What is the Application Process for Social Security Disability and SSI?
How do you Win Benefits under Social Security Disability or SSI?
If I am determined disabled, how far back will Social Security pay benefits?
How do you prove your disability case if you have a mental condition?
What Can I Do to Improve My Chances of Winning Disability Benefits
Common Mistakes after Receiving a Denial of Social Security Disability or SSI Benefits
How to File for Disability - Tips for Filing
If You Get Approved For SSDI Will You Also Get Medicare?
How much does a Social Security disability attorney get paid?
Social Security Disability SSI Criteria and the Evaluation Process
How long does it take to be approved for SSI or Social Security disability?
What do you Need to Prove to Qualify for Disability Benefits?
Social Security Disability SSI and Fibromyalgia
Social Security Disability SSI and Degenerative Disc Disease
Can I Qualify For Disability and Receive Benefits based on Depression?
Answers to questions about SSD and SSI disability
What Disabilities Qualify for SSI and Social Security Disability Benefits?
Social Security Disability Status
Social Security Disability Tips — how a claim gets worked on
Social Security Disability, SSI Disability - Terms, Definitions, Concepts
If you are denied for disability are you able to win social security or SSI benefits on appeal?
How to prove you are disabled
and win disability benefits
Yes, and it is more often the case that those who file for disability will win their benefits on a social security appeal versus winning on an initial claim. Only about a third of all applicants will be awarded disability benefits after filing at the initial level. The remaining two-thirds will be denied. Of those individuals, the ones who file their first available appeal (the request for reconsideration) will have only a minimal chance of being approved (historically, about 13-15 percent of recons are approved).
However, for those who persist and file their second appeal (a request for a social security hearing), the odds of approval will increase substantially.
Typically, more than half of all applicants who appear at a disability hearing will be awarded social security disability or SSI benefits. The rate of approval differs by state, and is also affected by whether or not a person is represented by a disability lawyer, a non-attorney disability representative, or has chosen to represent themselves (without a doubt, this is the worst possible option since it can assumed that nearly all applicants will have no idea of how to properly and completely prepare a case to be heard by an administrative law judge, or even how to interpret the information that is in their own file).
The disability hearing, obviously, represents the best opportunity for being approved if one is represented. And this is because an experienced claimant's representative (as we said, an attorney or non-attorney can fill the role) will have familiarity with:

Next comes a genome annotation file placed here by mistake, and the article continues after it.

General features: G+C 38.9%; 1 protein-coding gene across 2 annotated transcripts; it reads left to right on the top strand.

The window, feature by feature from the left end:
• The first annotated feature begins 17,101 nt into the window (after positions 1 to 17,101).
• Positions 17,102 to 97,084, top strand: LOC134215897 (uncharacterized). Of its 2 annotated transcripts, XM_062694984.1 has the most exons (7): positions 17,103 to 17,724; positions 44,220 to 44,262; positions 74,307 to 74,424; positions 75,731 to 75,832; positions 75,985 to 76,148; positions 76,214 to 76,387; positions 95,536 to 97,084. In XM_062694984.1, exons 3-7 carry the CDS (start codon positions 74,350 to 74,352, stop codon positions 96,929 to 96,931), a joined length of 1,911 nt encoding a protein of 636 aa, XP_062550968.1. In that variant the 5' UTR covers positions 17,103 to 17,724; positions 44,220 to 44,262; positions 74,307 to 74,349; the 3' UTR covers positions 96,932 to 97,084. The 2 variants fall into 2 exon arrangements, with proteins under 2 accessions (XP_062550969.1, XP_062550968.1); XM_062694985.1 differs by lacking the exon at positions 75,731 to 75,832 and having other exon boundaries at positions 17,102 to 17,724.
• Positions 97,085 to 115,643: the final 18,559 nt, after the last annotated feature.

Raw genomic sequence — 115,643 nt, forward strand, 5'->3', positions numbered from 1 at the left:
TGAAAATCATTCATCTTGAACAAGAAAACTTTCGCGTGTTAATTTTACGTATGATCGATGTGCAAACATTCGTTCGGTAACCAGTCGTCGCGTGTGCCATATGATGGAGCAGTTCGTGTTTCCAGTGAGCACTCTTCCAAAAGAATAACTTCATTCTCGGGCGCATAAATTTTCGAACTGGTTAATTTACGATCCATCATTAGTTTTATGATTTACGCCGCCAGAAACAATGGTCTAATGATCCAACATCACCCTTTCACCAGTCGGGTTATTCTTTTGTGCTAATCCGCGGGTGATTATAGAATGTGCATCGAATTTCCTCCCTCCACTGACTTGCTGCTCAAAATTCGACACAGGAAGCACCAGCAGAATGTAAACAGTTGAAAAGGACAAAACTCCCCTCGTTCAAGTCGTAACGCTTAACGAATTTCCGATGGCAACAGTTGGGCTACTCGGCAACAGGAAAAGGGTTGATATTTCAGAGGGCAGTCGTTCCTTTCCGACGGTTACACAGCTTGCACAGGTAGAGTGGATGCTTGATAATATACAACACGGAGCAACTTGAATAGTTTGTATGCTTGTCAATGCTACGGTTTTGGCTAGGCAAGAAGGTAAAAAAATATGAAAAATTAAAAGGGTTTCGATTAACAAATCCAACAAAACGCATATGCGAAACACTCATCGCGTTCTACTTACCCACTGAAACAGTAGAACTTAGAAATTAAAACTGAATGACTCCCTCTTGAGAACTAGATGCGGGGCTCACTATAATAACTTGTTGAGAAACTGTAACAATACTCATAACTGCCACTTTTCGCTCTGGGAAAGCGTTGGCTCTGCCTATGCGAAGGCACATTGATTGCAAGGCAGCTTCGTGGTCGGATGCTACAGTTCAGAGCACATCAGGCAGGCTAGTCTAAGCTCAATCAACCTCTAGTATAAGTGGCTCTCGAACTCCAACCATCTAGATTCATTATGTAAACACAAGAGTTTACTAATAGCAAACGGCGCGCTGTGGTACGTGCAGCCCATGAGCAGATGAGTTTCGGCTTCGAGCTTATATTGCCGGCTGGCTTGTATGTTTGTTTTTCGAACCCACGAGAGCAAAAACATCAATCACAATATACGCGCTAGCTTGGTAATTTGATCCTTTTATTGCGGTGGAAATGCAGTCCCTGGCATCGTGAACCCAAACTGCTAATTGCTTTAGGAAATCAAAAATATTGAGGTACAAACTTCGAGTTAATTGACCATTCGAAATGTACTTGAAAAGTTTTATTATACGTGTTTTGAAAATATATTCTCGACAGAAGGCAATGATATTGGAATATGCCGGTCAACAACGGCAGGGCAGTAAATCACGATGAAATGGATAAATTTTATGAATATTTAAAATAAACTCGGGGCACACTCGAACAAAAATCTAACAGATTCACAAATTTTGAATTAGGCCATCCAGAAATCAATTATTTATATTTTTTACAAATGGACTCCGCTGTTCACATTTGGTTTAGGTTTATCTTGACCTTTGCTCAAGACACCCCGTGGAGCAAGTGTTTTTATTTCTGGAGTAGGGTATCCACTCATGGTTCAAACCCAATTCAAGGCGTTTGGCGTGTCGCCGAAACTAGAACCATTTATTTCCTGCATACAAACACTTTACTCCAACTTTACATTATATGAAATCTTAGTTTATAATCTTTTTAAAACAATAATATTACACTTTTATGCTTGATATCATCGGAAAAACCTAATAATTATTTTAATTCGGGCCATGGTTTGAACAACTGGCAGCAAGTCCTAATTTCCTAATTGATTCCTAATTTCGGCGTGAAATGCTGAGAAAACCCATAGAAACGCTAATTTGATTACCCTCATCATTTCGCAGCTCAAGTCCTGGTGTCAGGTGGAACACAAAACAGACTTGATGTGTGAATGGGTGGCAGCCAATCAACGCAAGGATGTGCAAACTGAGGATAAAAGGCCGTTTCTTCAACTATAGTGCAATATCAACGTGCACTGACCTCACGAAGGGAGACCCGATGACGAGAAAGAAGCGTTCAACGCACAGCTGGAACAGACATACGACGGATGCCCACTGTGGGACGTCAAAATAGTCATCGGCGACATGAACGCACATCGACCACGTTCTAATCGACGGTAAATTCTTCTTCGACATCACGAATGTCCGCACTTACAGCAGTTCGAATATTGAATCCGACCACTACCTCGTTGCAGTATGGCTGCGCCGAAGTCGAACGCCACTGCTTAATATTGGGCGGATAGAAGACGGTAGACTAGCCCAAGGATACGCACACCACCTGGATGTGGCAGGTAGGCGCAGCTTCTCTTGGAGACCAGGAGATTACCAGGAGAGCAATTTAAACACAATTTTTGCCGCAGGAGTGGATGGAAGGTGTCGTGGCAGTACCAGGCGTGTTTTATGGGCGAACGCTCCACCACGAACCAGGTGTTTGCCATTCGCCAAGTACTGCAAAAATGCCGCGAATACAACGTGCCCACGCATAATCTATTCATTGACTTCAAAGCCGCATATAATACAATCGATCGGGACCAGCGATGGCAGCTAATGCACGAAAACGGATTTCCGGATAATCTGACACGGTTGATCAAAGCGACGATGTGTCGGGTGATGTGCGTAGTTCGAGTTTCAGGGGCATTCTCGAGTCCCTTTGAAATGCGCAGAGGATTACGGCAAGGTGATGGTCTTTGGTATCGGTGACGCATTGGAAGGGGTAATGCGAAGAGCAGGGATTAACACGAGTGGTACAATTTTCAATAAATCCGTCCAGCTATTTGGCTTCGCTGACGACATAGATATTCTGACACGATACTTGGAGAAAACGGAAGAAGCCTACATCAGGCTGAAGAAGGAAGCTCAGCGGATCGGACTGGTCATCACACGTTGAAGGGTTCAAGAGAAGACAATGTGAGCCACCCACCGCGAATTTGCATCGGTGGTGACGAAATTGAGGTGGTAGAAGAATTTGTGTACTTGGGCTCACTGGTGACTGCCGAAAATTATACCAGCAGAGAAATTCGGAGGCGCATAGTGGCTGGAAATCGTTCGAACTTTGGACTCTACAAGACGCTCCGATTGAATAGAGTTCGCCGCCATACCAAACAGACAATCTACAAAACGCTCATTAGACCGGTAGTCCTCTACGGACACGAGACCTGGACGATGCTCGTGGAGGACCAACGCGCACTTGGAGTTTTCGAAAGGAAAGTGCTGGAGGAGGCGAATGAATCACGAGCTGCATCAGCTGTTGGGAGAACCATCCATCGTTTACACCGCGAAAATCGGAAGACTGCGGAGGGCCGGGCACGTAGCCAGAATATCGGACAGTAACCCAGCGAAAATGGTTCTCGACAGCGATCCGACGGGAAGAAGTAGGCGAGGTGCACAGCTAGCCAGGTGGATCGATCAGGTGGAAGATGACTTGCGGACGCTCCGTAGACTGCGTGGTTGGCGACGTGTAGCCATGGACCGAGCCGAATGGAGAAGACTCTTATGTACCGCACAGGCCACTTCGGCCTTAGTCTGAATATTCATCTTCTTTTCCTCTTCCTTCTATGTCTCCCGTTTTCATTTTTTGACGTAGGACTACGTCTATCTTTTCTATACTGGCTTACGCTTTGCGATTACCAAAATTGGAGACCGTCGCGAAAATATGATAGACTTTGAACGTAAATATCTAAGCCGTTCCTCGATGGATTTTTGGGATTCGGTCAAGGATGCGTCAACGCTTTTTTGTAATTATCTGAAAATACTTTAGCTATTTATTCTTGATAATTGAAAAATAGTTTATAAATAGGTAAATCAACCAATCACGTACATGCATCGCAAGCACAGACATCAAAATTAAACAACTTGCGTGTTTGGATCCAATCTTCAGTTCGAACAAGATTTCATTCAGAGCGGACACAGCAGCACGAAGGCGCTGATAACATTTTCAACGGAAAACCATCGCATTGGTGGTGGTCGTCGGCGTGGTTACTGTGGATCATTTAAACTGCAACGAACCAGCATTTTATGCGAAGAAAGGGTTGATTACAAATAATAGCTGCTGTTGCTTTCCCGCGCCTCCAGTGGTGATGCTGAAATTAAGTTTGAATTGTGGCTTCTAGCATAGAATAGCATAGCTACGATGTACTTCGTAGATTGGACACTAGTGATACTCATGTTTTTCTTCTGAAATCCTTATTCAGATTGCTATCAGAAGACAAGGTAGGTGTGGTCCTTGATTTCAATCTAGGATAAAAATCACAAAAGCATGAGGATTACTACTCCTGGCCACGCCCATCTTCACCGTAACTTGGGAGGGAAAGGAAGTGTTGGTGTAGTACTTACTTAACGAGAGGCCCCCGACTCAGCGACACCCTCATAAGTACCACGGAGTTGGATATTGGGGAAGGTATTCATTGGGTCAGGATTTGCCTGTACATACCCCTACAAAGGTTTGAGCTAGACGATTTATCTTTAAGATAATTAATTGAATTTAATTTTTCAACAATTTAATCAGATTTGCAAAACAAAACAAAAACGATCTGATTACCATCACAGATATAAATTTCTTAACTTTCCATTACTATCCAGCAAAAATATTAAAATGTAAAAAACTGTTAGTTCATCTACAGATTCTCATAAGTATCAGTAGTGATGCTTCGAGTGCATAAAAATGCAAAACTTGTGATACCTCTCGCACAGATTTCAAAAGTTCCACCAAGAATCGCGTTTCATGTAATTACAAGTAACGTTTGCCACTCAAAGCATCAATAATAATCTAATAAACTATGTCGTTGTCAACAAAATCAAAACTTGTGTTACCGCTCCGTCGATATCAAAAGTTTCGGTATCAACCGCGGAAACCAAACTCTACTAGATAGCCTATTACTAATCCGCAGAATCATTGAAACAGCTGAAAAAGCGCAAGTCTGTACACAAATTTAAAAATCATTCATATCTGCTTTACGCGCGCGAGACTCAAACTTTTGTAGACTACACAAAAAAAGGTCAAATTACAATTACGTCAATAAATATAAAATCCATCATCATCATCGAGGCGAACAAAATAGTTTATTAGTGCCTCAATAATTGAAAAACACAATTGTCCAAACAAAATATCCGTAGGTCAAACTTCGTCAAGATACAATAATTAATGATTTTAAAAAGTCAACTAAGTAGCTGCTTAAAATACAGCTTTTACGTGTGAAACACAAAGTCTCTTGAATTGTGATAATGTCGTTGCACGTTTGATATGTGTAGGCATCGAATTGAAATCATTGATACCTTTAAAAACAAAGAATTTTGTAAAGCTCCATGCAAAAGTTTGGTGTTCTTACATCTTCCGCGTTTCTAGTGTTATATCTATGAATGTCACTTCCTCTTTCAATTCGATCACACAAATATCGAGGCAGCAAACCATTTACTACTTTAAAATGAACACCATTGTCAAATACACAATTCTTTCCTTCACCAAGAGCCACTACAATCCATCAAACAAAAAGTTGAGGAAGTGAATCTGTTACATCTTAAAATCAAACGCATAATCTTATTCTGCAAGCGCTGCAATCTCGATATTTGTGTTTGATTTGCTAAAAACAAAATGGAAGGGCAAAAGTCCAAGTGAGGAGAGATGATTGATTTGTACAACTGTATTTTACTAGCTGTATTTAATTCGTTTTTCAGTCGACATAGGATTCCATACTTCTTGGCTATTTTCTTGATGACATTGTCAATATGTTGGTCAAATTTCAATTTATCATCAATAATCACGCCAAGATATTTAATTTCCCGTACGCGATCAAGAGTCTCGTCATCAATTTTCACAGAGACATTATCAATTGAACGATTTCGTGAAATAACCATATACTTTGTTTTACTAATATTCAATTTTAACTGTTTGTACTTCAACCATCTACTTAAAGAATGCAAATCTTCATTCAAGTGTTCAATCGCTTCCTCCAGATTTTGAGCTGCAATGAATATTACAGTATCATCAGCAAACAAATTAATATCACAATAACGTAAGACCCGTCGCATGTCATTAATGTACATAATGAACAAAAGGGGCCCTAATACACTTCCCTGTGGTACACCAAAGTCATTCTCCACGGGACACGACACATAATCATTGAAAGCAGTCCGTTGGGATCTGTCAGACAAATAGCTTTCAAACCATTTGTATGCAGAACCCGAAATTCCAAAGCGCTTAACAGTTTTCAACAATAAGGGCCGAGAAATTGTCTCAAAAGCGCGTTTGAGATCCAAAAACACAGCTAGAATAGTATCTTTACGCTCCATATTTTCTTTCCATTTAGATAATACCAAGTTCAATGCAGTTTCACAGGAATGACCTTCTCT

A) How cases are determined, both procedurally and as required by law and regulation;
B) The definition of disability used by the social security administration;
C) How vocational (work related) and medical information is viewed by SSA;
D) The importance of obtaining a medical source statement from a claimant's treating physician.
E) The information that was used to decide the case at the levels prior to the hearing level (the application and the reconsideration).
Having said this, though, it is not impossible to win a disability claim at the reconsideration level. Because the rate of denial on reconsideration appeals (remember that the reconsideration is the first appeal and it is also handled by a disability examiner, albeit a different disability examiner than the one who handled the initial claim) is so high (85-87 percent), many people simply assume that it is nearly impossible to win at that level.
Obviously, simply using an observation of case outcomes, this may seem very true. But cases at this level can be won when an effort is made to provide sufficient medical record documentation to the disability examiner who is working on the case, particularly when a strong effort is made to obtain a statement from the claimant's treating physician that is backed up by that doctor's own history of treatment with the claimant.
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Topics and Questions
SSD and SSI are Federal Programs
The title II Social Security Disability and title 16 SSI Disability programs operate under federal guidelines and, therefore, the program requirements--medical and non-medical--apply to all states:
Alabama, Alaska, Arizona, Arkansas, California, Colorado, Connecticut, Delaware, Florida, Georgia, Hawaii, Idaho, Indiana, Illinois, Iowa, Kansas, Kentucky, Louisiana, Maine, Maryland, Massachusetts, Michigan, Minnesota, Mississippi, Missouri, Montana, Nebraska, Nevada, New Hampshire, New Jersey, New Mexico, New York, North Carolina, North Dakota, Ohio, Oklahoma, Oregon, Pennsylvania, Rhode Island, South Carolina, South Dakota, Tennessee, Texas, Utah, Vermont, Virginia, Washington, West Virginia, Wisconsin, Wyoming
Recent approval and denial statistics for various states can be viewed here:
Social Security Disability, SSI Approval and Denial Statistics by state
Special Section: Disability Lawyers and unnecessary claim denials